By Panrasee Ritthipravat and Zaw Htet Aung | If you occasionally feel isolated, stressed and frustrated due to difficulties in connecting with other people, it can be difficult to handle such situations. Those with Autism Spectrum Disorders (ASDs) have to go through these ordeals on a daily basis.
Children with ASDs exhibit symptoms of differing severities and varieties that fall under broadly accepted categories that are defined in the contexts of social communication, social interaction and social imagination.
As curative measures are not available for ASDs, core autistic symptoms are targeted in a palliative manner with the goal of promoting independence and quality of life. This is not a trivial undertaking, however, as it demands a significant amount of time, energy and money – putting a heavy burden on families and healthcare services.
Autistic children lack the basic building blocks of verbal and non-verbal communication skills. Research indicates that nearly one third of them will never learn a spoken language, and the majority who do will experience difficulties. Also, their indifference towards social stimuli and inability to engage in joint attention activities create further obstacles in acquiring social communication and interaction skills.
The notion of employing robots as social assistants is not a farfetched, sci-fi dream anymore. In autism therapy, robots are the centerpiece of a variety of therapeutic settings such as diagnosis, promoting social interactions, behavior modification and enhancing play skills.
The simple and predictable nature of robots’ appearances and behaviors, combined with the natural tendency of children to treat robots as social entities, make them promising tools to tackle social skills impairment in autism.
AIM Global Innovation was born out of a variety of successful research projects from the Artificial Intelligence in Medicine Laboratory at Mahidol University in Thailand. Our team is composed of people with diverse skill sets working on research projects such as medical image analysis, therapeutic robotics, and motor and cognitive rehabilitation.
The therapeutic robotics project is our effort to push the envelope in current autism research. During the first iteration of our research, we developed three robots: Chang Phood, Chang Kui and Chang Tam.
Chang Tam was designed to encourage a child to imitate its gestures and movements, such as raising a hand. It can also imitate a child’s behavior, thus creating a natural reciprocal interaction without disregarding the social aspect of imitation.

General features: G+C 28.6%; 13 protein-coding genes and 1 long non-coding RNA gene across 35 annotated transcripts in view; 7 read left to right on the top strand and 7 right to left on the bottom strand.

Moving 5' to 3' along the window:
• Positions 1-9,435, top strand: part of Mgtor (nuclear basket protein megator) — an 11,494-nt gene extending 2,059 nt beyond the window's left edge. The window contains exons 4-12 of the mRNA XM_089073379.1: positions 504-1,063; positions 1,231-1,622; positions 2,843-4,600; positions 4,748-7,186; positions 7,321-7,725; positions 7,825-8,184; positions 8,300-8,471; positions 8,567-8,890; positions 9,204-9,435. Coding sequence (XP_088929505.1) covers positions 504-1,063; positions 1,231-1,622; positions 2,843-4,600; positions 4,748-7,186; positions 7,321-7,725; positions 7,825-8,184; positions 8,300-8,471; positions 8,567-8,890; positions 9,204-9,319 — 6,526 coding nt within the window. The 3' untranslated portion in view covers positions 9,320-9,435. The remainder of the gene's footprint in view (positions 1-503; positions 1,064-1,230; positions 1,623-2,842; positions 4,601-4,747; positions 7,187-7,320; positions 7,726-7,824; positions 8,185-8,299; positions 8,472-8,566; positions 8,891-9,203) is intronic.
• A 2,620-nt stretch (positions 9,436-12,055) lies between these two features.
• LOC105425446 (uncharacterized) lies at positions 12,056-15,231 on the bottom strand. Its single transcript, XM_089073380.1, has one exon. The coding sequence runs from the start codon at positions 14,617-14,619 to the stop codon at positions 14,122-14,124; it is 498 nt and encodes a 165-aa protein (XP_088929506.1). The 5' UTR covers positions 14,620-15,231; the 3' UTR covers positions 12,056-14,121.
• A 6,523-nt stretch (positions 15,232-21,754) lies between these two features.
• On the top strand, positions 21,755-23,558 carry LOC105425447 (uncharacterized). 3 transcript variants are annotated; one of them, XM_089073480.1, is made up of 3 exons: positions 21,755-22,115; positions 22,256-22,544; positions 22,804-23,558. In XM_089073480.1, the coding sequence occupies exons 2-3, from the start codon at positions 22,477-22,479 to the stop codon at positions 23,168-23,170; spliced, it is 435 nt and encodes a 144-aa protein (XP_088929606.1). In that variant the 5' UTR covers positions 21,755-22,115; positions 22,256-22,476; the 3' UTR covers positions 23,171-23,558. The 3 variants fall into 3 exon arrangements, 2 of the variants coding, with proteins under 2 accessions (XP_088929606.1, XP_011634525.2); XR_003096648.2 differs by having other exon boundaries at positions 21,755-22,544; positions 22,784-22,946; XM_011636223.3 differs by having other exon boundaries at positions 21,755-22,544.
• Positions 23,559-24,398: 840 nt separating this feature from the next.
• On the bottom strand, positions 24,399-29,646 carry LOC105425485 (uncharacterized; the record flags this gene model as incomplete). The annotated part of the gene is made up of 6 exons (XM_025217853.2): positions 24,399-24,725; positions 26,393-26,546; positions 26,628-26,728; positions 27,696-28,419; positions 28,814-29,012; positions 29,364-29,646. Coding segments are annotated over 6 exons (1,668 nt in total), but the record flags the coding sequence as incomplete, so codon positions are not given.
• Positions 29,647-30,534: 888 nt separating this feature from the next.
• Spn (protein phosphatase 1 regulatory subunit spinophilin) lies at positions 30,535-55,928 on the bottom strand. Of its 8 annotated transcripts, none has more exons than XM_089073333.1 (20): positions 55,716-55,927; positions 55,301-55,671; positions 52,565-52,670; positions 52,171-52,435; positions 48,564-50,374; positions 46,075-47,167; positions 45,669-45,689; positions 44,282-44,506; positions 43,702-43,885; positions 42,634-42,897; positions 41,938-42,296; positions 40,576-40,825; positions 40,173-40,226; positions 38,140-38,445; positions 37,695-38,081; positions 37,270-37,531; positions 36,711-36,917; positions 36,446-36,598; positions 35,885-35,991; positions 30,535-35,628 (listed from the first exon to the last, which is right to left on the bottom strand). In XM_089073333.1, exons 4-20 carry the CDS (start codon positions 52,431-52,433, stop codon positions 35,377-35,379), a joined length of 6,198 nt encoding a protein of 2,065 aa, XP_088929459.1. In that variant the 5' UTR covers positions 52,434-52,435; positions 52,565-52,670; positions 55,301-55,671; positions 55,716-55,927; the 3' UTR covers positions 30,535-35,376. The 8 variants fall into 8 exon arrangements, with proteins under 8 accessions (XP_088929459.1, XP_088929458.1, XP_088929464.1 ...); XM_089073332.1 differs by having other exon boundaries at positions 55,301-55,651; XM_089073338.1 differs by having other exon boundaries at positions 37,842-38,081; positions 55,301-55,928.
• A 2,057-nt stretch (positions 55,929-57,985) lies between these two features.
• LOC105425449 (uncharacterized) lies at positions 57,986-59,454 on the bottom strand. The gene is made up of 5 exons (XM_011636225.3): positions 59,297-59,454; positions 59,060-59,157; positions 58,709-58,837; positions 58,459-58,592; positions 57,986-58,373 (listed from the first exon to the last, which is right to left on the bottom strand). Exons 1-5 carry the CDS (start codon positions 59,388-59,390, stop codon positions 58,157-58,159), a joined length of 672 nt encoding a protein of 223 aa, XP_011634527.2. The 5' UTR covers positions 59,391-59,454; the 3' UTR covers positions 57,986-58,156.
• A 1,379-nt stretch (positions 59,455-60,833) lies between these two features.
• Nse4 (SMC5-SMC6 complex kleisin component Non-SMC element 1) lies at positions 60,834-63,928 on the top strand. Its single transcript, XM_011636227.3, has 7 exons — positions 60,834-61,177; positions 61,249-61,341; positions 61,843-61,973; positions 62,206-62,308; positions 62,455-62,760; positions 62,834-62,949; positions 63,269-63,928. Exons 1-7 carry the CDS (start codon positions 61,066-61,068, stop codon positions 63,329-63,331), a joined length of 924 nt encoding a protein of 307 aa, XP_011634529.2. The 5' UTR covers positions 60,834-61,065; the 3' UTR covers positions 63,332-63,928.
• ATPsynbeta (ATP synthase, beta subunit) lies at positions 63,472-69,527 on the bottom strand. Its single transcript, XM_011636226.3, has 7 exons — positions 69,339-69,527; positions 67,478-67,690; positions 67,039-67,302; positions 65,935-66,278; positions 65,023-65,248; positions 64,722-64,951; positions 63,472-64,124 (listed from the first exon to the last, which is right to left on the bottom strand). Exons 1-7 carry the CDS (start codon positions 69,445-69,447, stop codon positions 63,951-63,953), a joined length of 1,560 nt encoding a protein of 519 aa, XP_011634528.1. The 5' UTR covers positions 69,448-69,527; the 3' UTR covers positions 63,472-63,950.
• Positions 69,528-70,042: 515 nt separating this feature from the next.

Chang Phood and Chang Kui were developed to recognize English and Thai words that are difficult to pronounce and give appropriate responses to motivate the children to improve their language skills. We learned invaluable lessons from conducting numerous experiments with these robots in real-life scenarios.
On the technical side of things, achieving high speech recognition accuracies under noisy environments such as a classroom, and detecting gestures and movements of kids in various lighting conditions, were particularly challenging.
We also obtained constructive feedback from teachers, parents and therapists that allowed us to improve the hardware and software platforms.
There is a huge mismatch between the number of therapists and the population of autistic people. We are able to address the gap in contemporary autism research and provide a compelling option in the socially interactive robots market, which has a lot of opportunities for innovation.
Armed with several years of research experience and expertise, we set out to build a robot for communication therapy that is interactive, fully programmable and user-friendly. We also wanted to develop an always connected platform of caregivers, therapists, and their related communities, where they can share their ideas on how to give the best possible treatment.
Finally, we were able to bring to life AIM Robot, whose purpose is to provide better care for the children, lower the burden on parents and teachers, and help to bridge the gap between demand and supply.
At AIM Global Innovation, we believe that uniting cutting-edge technologies with expert domain knowledge will lead to our ultimate goal of providing better care to every autistic child worldwide.
About The Authors
Panrasee Ritthipravat is an Associate Professor in the Department of Biomedical Engineering at Mahidol University in Thailand, as well as Co-founder and CEO of AIM Innovation. Zaw Htet Aung is also a Co-founder, as well as senior programmer and AI/robotics expert. The award-winning AIM Robot project has been supported by Thai research agencies, and there are three patents filed in Thailand. AIM plans to expand to the US in 2020, and is in search of funding, customers, mentors, and business partners.
www.mahidol.ac.th | www.aiminno.com